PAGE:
And there! Tinkering at an internet router box like he was stroking a prone Siamese cat is DYLAN, his smiles and winks of reassurance to the young family looking on in wonder mirrored in matesy whistles only a fool could fail to interpret as meaning et voila! The 20GB superhighway to the world whose installation you previously believed would consign you to the loony bin of stress for a thousand years, delivered to your suburban haven of contentment in a trice, ‘sif the Gods themselves had presided over every miracle moment!
And again! The woman from Debts Begone! (Till Next Friday!)!!, tucked away behind her laptop, easy-as-pie-ing the shrillest of ditties from her pursed and lipsticked lips as computer generated cartoon images of your pounds and pence skip towards a restful looking sunset — a sunset that whistles, along with the graphics and the laptop and the desk and your TV, in a nightmare squeal of mock ease and jollity destined to drown the canine ear in a future evolutionary backwater.
I get that, from time to time, people will try to sell me stuff.
Regular visitors to this blog will be aware of its highways and byways, its inroads and outroads, its nooks and crannies and fluffy-yet-dangerous underside.
I know that for some of you, it has become like a well-trained pet, leaping post by post through the hoops of your clickety-mousety fingertips like a seal with a ball on its nose a-flip on a floating mattress of dolphins.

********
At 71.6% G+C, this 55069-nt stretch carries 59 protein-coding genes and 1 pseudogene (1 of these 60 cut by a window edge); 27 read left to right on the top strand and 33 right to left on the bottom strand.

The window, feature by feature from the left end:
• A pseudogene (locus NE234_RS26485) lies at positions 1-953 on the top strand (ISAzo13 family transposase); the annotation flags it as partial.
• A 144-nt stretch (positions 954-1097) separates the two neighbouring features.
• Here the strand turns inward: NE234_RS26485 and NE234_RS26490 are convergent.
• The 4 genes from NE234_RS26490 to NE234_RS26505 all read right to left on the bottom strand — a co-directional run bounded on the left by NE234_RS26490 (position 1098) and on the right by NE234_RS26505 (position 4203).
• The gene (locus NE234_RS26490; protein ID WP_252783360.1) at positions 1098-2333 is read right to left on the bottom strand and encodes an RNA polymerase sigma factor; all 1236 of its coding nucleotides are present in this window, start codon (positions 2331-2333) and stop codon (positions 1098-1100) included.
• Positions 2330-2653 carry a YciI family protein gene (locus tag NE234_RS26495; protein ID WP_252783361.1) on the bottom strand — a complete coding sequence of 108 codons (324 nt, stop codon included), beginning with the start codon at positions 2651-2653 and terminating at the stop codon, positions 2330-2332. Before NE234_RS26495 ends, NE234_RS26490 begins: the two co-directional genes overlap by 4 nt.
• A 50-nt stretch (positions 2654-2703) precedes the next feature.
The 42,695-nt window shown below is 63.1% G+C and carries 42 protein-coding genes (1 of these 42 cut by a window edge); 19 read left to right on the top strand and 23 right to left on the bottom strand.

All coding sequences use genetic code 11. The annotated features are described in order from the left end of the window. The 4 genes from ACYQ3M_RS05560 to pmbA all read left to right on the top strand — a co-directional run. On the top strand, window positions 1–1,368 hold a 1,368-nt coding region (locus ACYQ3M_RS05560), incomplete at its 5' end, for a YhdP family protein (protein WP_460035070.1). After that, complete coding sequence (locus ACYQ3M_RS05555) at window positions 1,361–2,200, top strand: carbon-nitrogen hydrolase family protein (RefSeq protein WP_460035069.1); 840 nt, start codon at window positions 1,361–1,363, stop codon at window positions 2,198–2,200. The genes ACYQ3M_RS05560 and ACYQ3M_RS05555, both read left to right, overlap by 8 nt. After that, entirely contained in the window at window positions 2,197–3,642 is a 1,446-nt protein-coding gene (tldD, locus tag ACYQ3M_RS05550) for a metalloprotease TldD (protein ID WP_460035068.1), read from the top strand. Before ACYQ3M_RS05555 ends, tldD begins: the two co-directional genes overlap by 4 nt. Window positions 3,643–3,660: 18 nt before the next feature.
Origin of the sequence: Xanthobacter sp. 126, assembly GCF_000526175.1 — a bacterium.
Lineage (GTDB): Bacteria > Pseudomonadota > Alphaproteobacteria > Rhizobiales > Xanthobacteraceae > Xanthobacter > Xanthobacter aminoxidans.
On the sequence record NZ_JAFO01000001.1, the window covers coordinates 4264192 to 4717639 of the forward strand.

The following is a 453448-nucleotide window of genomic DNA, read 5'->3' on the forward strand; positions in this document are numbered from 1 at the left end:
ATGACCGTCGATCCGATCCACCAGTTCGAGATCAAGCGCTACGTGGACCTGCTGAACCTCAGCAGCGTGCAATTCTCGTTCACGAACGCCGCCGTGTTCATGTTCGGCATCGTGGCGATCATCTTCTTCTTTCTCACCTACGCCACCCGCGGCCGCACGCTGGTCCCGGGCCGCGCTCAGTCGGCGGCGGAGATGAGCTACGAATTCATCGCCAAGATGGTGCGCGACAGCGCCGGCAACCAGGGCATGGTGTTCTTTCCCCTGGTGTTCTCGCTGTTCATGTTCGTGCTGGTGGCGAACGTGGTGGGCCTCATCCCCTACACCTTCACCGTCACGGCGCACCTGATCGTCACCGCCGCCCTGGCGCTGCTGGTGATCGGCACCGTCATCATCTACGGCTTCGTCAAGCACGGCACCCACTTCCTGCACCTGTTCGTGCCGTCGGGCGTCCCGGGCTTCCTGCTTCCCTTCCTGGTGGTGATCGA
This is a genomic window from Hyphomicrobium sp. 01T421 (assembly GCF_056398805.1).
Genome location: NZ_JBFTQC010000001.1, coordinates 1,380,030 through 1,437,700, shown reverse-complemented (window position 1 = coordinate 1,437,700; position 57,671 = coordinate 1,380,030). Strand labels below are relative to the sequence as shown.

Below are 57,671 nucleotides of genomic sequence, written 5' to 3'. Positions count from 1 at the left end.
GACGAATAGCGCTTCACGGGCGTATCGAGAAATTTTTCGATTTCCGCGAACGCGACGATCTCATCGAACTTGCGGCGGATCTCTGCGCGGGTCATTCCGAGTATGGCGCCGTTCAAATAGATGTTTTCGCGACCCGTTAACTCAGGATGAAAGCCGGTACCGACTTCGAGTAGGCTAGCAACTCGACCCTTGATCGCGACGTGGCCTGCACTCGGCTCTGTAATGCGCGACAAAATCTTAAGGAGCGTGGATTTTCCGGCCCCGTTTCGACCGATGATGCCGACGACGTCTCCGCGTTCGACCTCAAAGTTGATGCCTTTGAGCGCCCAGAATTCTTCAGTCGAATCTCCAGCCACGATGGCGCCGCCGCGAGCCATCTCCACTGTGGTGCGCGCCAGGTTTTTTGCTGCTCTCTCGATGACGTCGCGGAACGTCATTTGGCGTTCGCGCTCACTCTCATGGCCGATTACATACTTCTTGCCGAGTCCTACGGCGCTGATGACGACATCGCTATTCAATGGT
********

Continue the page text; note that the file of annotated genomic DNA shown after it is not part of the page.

But now, all is about to change.
Over the next few weeks you will see a number of improvements to the architecture of the site. Workmen may be afoot with their butt cracks, so beware. In the main, these changes have been prompted by reports of spamming from the comments trail, along with naked bathing in the Icon Signifying Nothing area. If, over the next few weeks, you receive any spam or encounter the bodies of virgin octogenarian nymphs paddling close to the foot of the blog, do please alert me via the email address on my contact page.
Meanwhile, the changes to look out for are as follows:
The current telephone call-back system will no longer be streamed live. Instead, callers will receive their miscellaneous animal grunt as an mp3 file by email at the reduced rate of 29p per minute.
The Fish List
Sadly, the much-used fish list will now disappear from the site. For many years I have been engaged in a legal battle with the UK Fisheries & Performing Plankton Council over ownership of sections P to S of the list. A court ruling in their favour regarding pollock now means that unless I am prepared to pay a £65,000 “fish handle” ownership licence fee, I am no longer entitled to maintain a database of facts about this particular aquatic phenomenon. After careful consideration, I have concluded that any fish list devoid of essential species such as the pollock is no fish list of mine and as a consequence I will no longer have anything to do with it, thank you very much.
The And Widget